Marion Davies

The True Story Of Marion Davies, The Movie Star Who Was Unfairly Turned Into A Joke By ‘Citizen Kane’

Published April 7, 2020
Updated December 6, 2020

Infamous for her 34-year relationship with William Randolph Hearst, actress Marion Davies was maligned as a talentless gold-digger after "Citizen Kane" came out.

In the Roaring Twenties, Marion Davies was a superstar. Appearing in nearly four dozen films, both silent and “talkies,” Davies was everywhere. But many didn’t believe that she achieved her fame due to talent alone.

Davies was known for being the mistress of William Randolph Hearst — businessman, politician, and most notably, newspaper publisher.
A man with tremendous power, Hearst was even rumored to have started the Spanish-American War by printing a slew of provocative articles. It’s no wonder, then, why some believed that he built Davies’ career.

It didn’t help that Davies enjoyed a lifestyle that was largely considered scandalous. She was also rumored to have had affairs with other men in Hollywood, including Charlie Chaplin and a producer named Thomas Ince, who died after a weekend on Hearst’s yacht.

Marion Davies And William Hearst

Bettmann/Getty ImagesWilliam Randolph Hearst and Marion Davies at the California State Guard Military Ball at the Hollywood Palladium in 1942.

But what caused the most damage to Davies’ reputation was her alleged portrayal in the 1941 film Citizen Kane, which has often been called the greatest American movie of all time.

Davies was assumed to have been the inspiration behind the character Susan Alexander, the untalented mistress of the media mogul Charles Foster Kane (who was allegedly based on Hearst). Thus, Davies garnered a reputation as a trifling, vapid actress buoyed only by her connection to Hearst.

The real story of Marion Davies is more complicated than that. But like other notable women of her time, she was in a precarious position as she stood beside a powerful man. As such, an ocean of chance encounters, deadly incidents, and controversy followed her wherever she went.

The Early Years Of Marion Davies

Portrait Of Marion Davies

Library of CongressDavies was a gifted comedienne, but Hearst tried to transform her into a more serious actress.

Marion Cecilia Douras was born on January 3, 1897 in Brooklyn, New York. She was the youngest of five children.

Her father, Bernard J. Douras, was a New York City magistrate and a lawyer. Her mother, Rose Reilly, tended to the home. At some point, the family chose to change their surname from “Douras” to “Davies.”

Davies was educated in a convent, but she dropped out to pursue a career in show business instead. She got her start as a chorus girl on Broadway.

By 1916, she was signed on as a main player in Broadway’s Ziegfield Follies, a series of theatrical productions.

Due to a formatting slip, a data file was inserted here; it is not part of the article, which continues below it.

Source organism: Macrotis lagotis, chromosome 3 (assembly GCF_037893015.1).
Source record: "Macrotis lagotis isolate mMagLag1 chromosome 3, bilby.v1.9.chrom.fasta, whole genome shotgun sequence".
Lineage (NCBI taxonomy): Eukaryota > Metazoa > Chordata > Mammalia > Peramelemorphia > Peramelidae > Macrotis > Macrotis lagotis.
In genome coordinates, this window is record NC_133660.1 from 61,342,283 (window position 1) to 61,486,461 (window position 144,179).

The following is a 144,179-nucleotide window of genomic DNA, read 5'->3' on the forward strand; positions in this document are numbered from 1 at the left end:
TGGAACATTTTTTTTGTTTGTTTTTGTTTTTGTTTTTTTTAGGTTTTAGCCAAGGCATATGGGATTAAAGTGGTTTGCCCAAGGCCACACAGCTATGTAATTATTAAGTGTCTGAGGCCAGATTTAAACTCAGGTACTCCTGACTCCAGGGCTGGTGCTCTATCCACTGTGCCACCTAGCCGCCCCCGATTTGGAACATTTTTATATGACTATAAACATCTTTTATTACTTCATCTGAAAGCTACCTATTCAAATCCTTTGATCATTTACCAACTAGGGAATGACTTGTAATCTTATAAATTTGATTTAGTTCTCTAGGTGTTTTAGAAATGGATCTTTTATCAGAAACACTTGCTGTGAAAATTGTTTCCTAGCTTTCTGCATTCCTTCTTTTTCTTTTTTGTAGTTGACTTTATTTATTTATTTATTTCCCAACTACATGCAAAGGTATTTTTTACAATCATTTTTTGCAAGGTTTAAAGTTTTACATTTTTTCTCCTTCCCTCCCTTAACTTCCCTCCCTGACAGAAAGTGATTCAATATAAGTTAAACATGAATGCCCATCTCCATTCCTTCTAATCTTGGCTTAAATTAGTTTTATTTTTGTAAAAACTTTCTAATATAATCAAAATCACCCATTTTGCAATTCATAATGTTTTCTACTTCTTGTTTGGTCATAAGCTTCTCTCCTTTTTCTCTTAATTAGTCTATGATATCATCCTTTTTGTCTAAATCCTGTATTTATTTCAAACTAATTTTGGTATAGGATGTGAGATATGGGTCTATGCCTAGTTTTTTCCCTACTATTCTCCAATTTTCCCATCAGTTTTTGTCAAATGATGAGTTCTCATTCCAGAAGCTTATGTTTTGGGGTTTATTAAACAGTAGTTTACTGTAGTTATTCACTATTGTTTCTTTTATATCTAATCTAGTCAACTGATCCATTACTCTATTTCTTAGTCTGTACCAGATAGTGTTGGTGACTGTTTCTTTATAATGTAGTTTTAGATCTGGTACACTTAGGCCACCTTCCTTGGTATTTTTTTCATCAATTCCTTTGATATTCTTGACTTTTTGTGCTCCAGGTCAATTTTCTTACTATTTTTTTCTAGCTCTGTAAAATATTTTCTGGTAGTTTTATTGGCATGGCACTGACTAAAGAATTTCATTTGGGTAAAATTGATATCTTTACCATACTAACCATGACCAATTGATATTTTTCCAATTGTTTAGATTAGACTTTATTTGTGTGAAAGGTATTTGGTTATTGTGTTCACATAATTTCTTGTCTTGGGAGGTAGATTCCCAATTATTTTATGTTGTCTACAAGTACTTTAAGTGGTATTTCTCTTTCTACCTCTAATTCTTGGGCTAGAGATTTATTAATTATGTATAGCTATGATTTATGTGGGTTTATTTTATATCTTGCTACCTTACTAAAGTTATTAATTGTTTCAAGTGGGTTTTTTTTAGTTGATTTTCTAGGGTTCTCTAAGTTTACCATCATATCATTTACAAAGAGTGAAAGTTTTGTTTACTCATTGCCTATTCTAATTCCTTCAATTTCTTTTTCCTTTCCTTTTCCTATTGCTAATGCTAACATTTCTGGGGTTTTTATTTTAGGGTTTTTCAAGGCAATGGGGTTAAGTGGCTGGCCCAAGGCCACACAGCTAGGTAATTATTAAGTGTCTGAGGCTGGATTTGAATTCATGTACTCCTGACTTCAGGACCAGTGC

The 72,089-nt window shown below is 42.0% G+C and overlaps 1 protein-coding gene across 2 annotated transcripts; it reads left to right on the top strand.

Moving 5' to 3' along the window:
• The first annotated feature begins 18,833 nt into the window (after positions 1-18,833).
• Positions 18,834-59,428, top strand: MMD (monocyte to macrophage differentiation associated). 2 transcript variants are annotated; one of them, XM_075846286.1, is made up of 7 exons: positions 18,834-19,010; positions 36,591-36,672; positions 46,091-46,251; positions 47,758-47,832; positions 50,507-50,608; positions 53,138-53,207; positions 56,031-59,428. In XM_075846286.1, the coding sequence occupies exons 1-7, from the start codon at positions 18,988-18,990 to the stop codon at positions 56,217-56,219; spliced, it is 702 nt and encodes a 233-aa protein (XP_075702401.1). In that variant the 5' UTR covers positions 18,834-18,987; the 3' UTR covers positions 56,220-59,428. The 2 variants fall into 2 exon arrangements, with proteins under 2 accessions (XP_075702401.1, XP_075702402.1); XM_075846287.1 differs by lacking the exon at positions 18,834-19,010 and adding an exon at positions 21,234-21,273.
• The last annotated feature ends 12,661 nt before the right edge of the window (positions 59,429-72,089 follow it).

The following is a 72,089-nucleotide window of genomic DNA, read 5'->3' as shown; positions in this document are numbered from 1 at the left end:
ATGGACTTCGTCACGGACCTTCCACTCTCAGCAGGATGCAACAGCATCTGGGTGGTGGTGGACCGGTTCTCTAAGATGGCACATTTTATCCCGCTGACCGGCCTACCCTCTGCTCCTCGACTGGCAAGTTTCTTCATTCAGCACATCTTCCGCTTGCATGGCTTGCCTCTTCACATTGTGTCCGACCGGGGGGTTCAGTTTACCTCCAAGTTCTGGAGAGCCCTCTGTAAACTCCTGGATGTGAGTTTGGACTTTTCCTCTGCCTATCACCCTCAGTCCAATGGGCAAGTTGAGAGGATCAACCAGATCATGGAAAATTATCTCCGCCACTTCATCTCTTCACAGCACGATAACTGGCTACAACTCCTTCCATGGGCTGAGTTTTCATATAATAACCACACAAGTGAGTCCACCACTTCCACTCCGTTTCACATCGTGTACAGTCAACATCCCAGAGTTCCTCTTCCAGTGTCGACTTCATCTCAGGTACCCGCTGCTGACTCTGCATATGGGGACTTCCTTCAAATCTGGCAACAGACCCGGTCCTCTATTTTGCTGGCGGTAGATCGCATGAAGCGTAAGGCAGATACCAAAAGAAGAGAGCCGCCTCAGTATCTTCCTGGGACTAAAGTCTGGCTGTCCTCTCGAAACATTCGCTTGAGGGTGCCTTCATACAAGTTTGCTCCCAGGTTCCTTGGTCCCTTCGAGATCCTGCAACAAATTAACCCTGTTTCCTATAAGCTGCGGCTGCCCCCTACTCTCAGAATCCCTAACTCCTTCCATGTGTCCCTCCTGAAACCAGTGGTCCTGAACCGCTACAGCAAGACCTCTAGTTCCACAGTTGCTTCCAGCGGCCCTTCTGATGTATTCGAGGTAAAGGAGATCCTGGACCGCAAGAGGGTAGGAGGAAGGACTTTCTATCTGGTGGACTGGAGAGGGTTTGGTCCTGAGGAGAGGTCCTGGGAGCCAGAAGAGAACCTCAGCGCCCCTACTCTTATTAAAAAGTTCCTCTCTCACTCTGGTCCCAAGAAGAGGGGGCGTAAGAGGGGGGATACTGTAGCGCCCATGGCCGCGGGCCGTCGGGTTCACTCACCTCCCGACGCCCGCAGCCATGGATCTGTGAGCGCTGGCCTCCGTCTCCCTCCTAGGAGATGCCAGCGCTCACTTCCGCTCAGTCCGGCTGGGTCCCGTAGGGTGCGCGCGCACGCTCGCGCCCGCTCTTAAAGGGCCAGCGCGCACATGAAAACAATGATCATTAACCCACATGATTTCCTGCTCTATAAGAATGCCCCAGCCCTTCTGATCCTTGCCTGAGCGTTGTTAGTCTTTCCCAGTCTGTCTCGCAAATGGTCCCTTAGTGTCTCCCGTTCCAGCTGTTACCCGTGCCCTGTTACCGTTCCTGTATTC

That’s how Davies first caught the eye of the historic media mogul and business tycoon William Randolph Hearst. It didn’t take long for the pair to start a relationship — despite the fact that Hearst was already married.

The Rise Of Marion Davies

Marion Davies As Emerald Green

Wikimedia CommonsDavies was part of artist Rolf Armstrong’s 16 Screen Beauties collection.

It is widely believed that Davies’ extramarital affair with Hearst gave the upcoming talent her start in Hollywood.

Davies’ filmography would span over two decades, beginning shortly after she and Hearst started dating. Rather than have her audition for bit parts, Hearst simply established a movie studio and employed her as one of its permanent installments.

While starring in several films doesn’t necessarily ensure success, having a partner in charge of national and local news can certainly be a huge advantage. Hearst ordered that all of his papers give Davies positive reviews whenever she starred in a new project.

However, the young actress was an actual talent. Not only did she star in two of the greatest comedies of the Roaring Twenties, The Patsy and Show People, she helped produce films as well. It’s largely agreed that the actress had a knack for show business — regardless of her link to Hearst.

A scene from Five and Ten, where Davies showcased her dramatic skills after transitioning from silent films to talkies.

Even when films transitioned from silent to “talkies,” Davies managed the change despite suffering from a slight stutter.

“I couldn’t act,” Davies wrote in one of her memoirs. “But the idea of silent pictures appealed to me because I couldn’t talk either.”

It was 1922’s When Knighthood Was in Flower that firmly established Davies as a superstar. Not only was it considered the most expensive motion picture ever made up to that time, it also became a box office success.

However, not everything was as rosy behind the scenes, as dating William Randolph Hearst had just as many disadvantages as it had advantages.

Her Relationship With William Randolph Hearst

Marion Davies Playing Croquet

Peter Stackpole/Life Magazine/The LIFE Picture Collection/Getty ImagesWilliam Randolph Hearst and Marion Davies in 1935, playing croquet on the grounds of his 50,000-acre estate in California.

While Davies shined in comedic roles, Hearst was desperate to transform her into serious actress. Unfortunately, his ruthless behavior with studio heads at places like Metro-Goldwyn-Mayer eventually cost her a career. Nonetheless, Davies still adored him.

Charlie Chaplin’s second wife, Lita Grey, later wrote in her memoir that Davies reportedly said:

“God, I’d give everything I have to marry that silly old man. Not for the money and security — he’s given me more than I’ll ever need. Not because he’s such a cozy companion, either… No, you know what he gives me, sugar? He gives me the feeling I’m worth something to him.”